“Slow food” is a phrase used to describe the Slow Food Movement, a movement that began to fight against fast food. This movement began in Italy in the mid-1980s and put an emphasis on local, fresh food from the harvests available in any given region. Today over 120 countries have Slow Food organisations and it is estimated that close to 100,000 individuals belong to these organisations.
Aims of Slow Food
In addition to teaching individuals about the local crops and traditional methods of cooking and processing this bounty, the Slow Food Movement also aims to do a number of other things as it fights against heavily processed, preserved and pre-packaged foods. It hopes to attract younger members who will learn early about the importance of fresh, healthy food and who may also become inspired to learn more about the traditional food processes in their areas, such as sausage or cheese making. Slow food does not aim to become a brand (for example, it does not aim to produce food and sell it in markets under its own logo), but it does hope to help others come together such as at food fairs and farmers market so that local communities can explore their own talents and products. In fact, visiting a local farmers market is a great way for you to start to understand what is grown in your area and when it becomes available. Information on local farmers markets can usually be found in the local newspaper, in school, church or community bulletins, at local independent shops and on community notice boards.
Slow and In Season
An essential part of Slow Food is to eat whatever is in season. This means eating whatever fruits and vegetables are fresh and in season in your part of the world. Unfortunately simply buying organic fruit and vegetables will not help you decide what is from your area (and therefore fresh and in season at a particular time) because in the past up to 70% of these foods were actually imported from other countries. We have become used to having whatever we want whenever we want because this transport of food means that we can access the products of different climates from which different things are fresh and available at different times. Yet not only does shipping these items around the world create more pollution, but it also means that more packaging is needed to wrap and secure these items. Also, the time it takes these foods to travel means that by the time they reach your table their taste and nutritional values could be much less than when they started their trips. To totally do away with transportation of food, you could also consider growing your own.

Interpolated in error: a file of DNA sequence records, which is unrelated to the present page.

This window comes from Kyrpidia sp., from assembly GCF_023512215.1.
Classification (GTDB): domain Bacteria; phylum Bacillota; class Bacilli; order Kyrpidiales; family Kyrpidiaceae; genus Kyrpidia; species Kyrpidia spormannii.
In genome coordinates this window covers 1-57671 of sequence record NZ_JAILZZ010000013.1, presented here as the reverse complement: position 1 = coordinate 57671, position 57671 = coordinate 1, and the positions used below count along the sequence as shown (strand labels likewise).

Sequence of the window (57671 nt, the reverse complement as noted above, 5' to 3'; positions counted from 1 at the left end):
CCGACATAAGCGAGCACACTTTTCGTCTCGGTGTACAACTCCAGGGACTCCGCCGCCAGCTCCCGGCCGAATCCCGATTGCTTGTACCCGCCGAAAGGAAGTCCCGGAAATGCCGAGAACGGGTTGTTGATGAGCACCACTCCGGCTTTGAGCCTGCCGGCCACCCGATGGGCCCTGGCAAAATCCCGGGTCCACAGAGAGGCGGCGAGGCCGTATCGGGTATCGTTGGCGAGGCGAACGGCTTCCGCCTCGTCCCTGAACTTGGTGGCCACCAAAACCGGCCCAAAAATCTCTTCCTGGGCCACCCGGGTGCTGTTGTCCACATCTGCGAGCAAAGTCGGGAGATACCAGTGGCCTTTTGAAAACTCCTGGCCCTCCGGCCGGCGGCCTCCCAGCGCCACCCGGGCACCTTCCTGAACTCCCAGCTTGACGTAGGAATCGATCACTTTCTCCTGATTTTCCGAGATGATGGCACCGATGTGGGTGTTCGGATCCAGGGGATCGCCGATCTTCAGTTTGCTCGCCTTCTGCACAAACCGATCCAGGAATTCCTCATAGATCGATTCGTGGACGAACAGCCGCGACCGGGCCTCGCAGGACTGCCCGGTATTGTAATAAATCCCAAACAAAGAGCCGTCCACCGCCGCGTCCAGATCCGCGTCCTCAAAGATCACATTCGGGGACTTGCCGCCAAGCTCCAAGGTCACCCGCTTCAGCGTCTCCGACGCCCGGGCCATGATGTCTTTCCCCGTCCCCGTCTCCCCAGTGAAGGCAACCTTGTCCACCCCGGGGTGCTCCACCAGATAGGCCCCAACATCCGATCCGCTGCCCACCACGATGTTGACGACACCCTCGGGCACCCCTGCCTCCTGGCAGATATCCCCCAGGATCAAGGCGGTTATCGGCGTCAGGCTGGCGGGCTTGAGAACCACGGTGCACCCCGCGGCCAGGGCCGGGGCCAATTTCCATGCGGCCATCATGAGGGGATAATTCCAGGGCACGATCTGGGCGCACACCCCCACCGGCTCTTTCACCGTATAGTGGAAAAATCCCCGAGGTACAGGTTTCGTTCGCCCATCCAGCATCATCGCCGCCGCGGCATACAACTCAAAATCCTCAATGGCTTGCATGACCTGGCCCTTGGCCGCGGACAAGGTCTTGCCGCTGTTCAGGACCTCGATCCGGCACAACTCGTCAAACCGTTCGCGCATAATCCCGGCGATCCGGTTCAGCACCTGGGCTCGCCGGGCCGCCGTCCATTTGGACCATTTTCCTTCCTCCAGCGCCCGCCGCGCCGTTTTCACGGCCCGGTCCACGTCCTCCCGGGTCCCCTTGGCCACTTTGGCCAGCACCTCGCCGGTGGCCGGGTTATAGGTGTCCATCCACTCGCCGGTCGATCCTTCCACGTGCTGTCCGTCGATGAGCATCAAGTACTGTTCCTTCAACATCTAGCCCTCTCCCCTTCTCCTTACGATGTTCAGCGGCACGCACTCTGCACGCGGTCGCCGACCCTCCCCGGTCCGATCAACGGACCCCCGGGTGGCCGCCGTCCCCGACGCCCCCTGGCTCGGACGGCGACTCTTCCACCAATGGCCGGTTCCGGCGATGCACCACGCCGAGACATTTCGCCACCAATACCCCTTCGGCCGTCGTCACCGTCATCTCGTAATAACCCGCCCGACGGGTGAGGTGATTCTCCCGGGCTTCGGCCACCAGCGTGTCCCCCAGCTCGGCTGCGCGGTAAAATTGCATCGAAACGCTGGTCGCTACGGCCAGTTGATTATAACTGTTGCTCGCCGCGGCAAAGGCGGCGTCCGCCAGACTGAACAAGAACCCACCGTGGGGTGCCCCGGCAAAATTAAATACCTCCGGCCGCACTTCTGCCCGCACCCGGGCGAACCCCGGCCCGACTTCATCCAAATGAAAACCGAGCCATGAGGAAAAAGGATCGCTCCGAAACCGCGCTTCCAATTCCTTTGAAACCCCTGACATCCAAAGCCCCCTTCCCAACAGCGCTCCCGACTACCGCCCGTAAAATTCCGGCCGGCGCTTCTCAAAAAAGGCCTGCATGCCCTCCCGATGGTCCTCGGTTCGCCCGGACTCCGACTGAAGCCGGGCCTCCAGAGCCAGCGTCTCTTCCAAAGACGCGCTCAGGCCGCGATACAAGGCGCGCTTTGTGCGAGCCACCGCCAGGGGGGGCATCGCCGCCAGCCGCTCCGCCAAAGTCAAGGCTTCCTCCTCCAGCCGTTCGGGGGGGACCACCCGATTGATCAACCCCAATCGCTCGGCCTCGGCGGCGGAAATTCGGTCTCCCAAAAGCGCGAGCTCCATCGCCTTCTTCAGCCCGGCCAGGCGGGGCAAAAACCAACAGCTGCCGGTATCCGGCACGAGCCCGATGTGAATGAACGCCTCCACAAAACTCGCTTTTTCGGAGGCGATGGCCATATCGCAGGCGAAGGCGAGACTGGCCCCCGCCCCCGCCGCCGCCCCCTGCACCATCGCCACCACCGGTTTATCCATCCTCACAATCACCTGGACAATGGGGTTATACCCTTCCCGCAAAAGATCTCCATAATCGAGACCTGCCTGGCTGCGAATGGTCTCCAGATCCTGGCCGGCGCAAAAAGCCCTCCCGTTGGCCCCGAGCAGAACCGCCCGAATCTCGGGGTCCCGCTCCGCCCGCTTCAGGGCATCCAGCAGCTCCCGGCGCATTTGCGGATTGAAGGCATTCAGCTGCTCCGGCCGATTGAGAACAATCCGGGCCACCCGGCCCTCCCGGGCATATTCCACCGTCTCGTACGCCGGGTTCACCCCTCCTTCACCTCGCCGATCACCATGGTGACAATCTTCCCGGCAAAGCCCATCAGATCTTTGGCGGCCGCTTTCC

Growing Your Own
Growing your own fruits and vegetables may seem like a scary prospect, but you actually have many options for this activity. You can grow in your back garden, in an allotment, in pots or by using a grow bag. The benefits of growing your own food include less (or no) pesticides, no genetic modification, cheaper prices, more flavour, more variety, less pollution to the environment and some fresh air and exercise as you garden. If you think that you would like to investigate growing your own fruits and vegetables, discuss your ideas with a parent or other interested adult.
Slow Food in the United Kingdom
For further information on the Slow Food Movement in the United Kingdom, visit the official organisation at www.slowfood.org.uk. Membership forms are also available online, though there is a cost so make sure you ask a parent or guardian before inputting any personal or financial information.